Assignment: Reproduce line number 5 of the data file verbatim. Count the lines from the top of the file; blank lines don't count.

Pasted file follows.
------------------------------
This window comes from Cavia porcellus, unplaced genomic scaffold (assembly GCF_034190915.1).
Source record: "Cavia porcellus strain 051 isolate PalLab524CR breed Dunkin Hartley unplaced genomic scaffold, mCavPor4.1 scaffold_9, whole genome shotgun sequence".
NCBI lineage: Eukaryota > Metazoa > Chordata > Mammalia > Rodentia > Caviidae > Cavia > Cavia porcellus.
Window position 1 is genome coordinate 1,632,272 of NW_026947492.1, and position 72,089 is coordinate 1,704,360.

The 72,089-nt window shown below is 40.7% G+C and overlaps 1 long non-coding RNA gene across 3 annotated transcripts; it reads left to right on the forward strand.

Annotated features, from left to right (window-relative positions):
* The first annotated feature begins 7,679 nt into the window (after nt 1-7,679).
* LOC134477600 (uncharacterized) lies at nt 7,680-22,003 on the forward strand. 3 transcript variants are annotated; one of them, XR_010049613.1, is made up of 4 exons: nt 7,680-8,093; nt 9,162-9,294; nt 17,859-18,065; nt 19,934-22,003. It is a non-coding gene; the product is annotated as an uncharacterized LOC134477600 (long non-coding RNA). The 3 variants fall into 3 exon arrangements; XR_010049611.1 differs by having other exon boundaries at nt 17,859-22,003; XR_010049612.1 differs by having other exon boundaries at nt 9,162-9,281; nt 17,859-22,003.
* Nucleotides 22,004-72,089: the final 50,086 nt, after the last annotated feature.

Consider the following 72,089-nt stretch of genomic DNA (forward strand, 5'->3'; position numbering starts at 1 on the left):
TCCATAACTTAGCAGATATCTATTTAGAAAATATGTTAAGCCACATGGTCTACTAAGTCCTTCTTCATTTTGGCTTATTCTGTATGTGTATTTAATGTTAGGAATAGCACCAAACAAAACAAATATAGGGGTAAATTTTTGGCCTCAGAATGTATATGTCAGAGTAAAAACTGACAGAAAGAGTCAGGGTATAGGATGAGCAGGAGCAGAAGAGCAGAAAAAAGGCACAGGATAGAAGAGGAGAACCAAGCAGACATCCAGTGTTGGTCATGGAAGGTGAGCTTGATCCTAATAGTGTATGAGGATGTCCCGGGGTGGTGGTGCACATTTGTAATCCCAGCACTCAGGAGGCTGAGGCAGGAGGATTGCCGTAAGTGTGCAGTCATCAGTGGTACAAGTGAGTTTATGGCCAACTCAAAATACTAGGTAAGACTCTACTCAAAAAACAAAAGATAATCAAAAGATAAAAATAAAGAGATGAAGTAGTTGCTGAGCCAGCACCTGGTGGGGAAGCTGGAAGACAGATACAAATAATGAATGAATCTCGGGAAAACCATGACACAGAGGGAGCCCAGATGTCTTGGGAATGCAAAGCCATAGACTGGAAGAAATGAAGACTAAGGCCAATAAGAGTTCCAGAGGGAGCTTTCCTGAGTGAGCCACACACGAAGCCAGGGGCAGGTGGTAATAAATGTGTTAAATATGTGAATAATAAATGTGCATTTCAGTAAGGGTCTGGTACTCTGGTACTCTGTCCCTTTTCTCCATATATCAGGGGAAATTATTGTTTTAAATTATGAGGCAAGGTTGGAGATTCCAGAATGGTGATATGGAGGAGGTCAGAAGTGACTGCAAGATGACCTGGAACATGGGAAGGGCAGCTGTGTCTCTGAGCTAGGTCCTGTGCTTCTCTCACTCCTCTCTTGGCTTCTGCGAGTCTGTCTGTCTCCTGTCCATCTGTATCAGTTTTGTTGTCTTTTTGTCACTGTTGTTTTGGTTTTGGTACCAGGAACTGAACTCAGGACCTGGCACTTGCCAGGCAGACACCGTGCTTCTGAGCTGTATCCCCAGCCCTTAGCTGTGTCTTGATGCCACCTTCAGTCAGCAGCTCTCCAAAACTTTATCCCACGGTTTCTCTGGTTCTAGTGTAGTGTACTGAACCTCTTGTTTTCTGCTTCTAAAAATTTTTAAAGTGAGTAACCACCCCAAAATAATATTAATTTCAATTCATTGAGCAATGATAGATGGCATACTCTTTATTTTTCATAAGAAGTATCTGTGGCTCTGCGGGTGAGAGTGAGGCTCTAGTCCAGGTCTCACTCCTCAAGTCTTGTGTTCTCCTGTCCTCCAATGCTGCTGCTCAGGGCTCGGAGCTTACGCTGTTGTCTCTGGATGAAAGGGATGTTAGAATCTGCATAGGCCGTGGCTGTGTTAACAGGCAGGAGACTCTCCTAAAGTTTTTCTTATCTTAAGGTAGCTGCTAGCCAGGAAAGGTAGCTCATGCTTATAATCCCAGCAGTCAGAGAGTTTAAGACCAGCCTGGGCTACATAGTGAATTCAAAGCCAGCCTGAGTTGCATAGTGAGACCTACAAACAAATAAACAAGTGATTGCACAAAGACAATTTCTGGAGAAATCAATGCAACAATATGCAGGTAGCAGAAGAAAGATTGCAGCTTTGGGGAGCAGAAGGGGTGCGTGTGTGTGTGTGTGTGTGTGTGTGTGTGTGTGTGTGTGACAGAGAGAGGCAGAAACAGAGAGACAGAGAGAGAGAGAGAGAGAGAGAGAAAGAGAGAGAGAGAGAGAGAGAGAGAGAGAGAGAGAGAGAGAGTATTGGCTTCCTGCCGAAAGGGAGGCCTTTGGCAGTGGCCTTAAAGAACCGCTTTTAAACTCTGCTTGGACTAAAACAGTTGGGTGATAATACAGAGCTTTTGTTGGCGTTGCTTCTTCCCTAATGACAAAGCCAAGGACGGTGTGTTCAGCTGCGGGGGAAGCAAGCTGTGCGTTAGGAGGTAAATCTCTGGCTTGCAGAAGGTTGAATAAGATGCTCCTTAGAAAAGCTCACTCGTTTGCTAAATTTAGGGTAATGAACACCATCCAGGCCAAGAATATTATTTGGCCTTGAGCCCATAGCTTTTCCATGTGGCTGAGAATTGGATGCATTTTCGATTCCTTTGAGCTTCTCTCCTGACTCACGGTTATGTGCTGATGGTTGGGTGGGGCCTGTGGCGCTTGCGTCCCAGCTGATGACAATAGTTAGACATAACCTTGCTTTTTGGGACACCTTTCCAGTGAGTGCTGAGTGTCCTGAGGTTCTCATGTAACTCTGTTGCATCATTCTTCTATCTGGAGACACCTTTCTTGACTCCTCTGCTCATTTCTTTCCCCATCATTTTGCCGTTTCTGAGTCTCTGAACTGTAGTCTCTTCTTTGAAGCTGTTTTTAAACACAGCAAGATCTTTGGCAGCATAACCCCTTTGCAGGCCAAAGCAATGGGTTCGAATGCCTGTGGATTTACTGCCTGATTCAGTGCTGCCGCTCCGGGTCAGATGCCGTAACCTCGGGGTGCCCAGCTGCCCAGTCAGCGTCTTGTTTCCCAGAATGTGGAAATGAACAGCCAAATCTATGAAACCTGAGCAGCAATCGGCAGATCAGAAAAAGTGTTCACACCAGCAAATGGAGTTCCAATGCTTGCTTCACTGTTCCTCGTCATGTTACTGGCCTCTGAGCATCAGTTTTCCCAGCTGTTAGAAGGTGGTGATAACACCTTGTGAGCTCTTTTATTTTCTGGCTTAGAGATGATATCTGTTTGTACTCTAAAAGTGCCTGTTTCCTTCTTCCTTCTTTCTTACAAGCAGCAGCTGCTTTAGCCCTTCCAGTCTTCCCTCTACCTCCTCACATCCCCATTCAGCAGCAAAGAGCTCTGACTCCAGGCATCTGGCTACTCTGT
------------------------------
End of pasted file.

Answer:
The 72,089-nt window shown below is 40.7% G+C and overlaps 1 long non-coding RNA gene across 3 annotated transcripts; it reads left to right on the forward strand.